Adapting novels into film is pretty close to a sucker’s bet. There’s never enough screen time to do a novel justice — even a three-hour film is hard-pressed to pack in all the events of a midsize book. A book’s fans complain that the casting’s off or a favorite scene is missing. And critics lay in wait, eager to dissect the adaptation by way of demonstrating their own erudition — even if their only previous experience of the novel in question is hurriedly paging through its paperback movie tie-in.
Still, filmmakers persist in morphing novels into movies as current marquees: There’s writer-director Anthony Minghella’s la dolce vita adaptation of Patricia’s Highsmith’s “The Talented Mr. Ripley”; novelist John Irving’s Dickensian saga “The Cider House Rules,” which was his first screen adaptation of his work; Neil Jordan’s bittersweet encounter with Graham Greene’s “The End of the Affair”; Patricia Rozema’s neofeminist refashioning of Jane Austen’s “Mansfield Park”; Scott Hicks’ wintery evocation of David Guterson’s “Snow Falling on Cedars”; screenwriter James Shamus’ Civil War-set “Ride With the Devil,” an adaptation of Daniel Woodrell’s “Woe to Live On”; and writer Alvin Sargent’s reworking of Mona Simpson’s mother-daughter saga “Anywhere but Here.”
If adapting novels is challenging though, it’s also too seductive to resist, especially if its a good story.
“Most of the work in writing is coming up with ideas,” admits Jordan, who upon rereading “End of the Affair” several years ago decided that “there was something very cinematic there. If you’re writing an original screenplay, all the conceptual work is the most important thing. In adapting a book as bril-liant as ‘End of the Affair,’ most of the work has been done.”
Of course, there has to be an element of personal attraction as well.
“The novel has to feel right, like somebody you’d like to get to know,” says Sargent, a veteran of several adaptations, including 1990’s “White Palace.” “Sometimes you read something that’s a wonder-ful novel, but it’s sort of like broccoli. It’s probably very good for you, but you don’t like the way it smells, and I don’t write broccoli. You have to find something that feels really comfortable.”
Few novels — especially good and complex ones — are mere shooting scripts, though, which is why they often must undergo drastic make-overs in the course of moving to the screen. Acknowledging that “people think adaptations are mischievous and trespassing and trample all over the source material,” Minghella contends, “The reality is you have to animate what are thoughts in a novel. It’s not willful. It’s just the job of a film to find ways of dramatizing a novel’s themes.”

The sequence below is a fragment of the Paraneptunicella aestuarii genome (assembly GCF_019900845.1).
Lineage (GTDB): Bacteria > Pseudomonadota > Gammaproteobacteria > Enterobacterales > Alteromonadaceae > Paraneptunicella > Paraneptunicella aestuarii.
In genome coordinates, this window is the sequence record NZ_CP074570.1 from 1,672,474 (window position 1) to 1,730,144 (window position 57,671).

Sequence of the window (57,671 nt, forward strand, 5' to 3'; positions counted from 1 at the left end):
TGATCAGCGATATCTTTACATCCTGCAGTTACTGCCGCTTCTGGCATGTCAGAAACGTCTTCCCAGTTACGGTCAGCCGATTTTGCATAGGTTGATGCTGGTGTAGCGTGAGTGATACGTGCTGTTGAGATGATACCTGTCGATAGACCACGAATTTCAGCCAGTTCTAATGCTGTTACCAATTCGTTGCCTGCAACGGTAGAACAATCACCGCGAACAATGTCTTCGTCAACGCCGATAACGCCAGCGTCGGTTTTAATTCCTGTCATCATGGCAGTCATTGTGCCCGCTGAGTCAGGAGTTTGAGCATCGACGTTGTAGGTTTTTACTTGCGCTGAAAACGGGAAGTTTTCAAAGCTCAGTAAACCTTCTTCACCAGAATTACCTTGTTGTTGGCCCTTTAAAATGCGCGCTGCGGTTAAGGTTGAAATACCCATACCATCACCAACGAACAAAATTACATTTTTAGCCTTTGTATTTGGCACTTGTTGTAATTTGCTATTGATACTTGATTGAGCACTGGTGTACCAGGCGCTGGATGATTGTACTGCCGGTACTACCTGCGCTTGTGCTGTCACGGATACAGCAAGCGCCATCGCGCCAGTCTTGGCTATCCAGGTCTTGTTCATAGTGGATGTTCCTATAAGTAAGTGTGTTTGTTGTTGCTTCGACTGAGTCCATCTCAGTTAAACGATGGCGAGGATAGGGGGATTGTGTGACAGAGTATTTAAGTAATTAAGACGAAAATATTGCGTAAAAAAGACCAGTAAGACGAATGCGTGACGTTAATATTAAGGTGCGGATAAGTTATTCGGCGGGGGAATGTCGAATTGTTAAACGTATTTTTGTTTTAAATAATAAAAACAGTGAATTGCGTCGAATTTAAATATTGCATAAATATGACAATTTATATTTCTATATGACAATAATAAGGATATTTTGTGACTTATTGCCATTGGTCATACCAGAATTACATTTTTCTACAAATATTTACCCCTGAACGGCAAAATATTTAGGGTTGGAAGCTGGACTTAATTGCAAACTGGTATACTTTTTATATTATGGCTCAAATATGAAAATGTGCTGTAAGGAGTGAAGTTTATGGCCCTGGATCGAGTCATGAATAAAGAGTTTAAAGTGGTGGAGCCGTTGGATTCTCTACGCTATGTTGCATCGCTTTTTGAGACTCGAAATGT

As Hicks elaborates, “The dictates of the novel and cinema are different. You’re dealing with a me-dium of emotion and not intellect. The audience needs to find a moment where the emotion is resolved, and you have to find a way to tell that.”
So how best to adapt a novel into film?
Patience a virtue
No matter how famous the book, Hollywood rarely jumps to enshrine it in celluloid. Sargent first tackled “Anywhere but Here” 11 years ago, when Disney was developing it as a project for Meryl Streep.
“I never got any reaction,” as he remembers it, and it was only when he was re-organizing his office two years ago that he picked up his adaptation, reread it and decided to send it out again.
Minghella, who first read “Ripley” 20 years ago, jumped when producer Sydney Pollack offered him the opportunity to write the screenplay: He spent about 18 months on it before going off to shoot “The English Patient” — “They were good enough to wait for me,” he adds — and then spent another year in pre-production before principal photography began.
However, Irving scores the calendar record. He published “Cider House” in 1985 and, as an ex-periment, wrote his first adaptation.
“If someone had forewarned me that it was going to take four directors and 14 years, and that there would be two novels I wouldn’t write as a result of writing that screenplay … well, I probably would have declined to write it,” he insists.
Although there are lots of novelists who simply take the money and run when Hollywood comes calling — and then decry the subsequent butcheries of their work — some film-makers are able to engage the original writers for advice.
Hicks, who co-wrote “Cedars” — in effect, adapting Ron Bass’ adaptation — recalls, “I went to meet with David (Guterson) and talked over a huge amount of the details, setting and place. I felt it was wise to consult with the originator of the story. I was hyper-conscious of making cultural blunders since I was coming to this as an outsider and David was tremendously helpful.”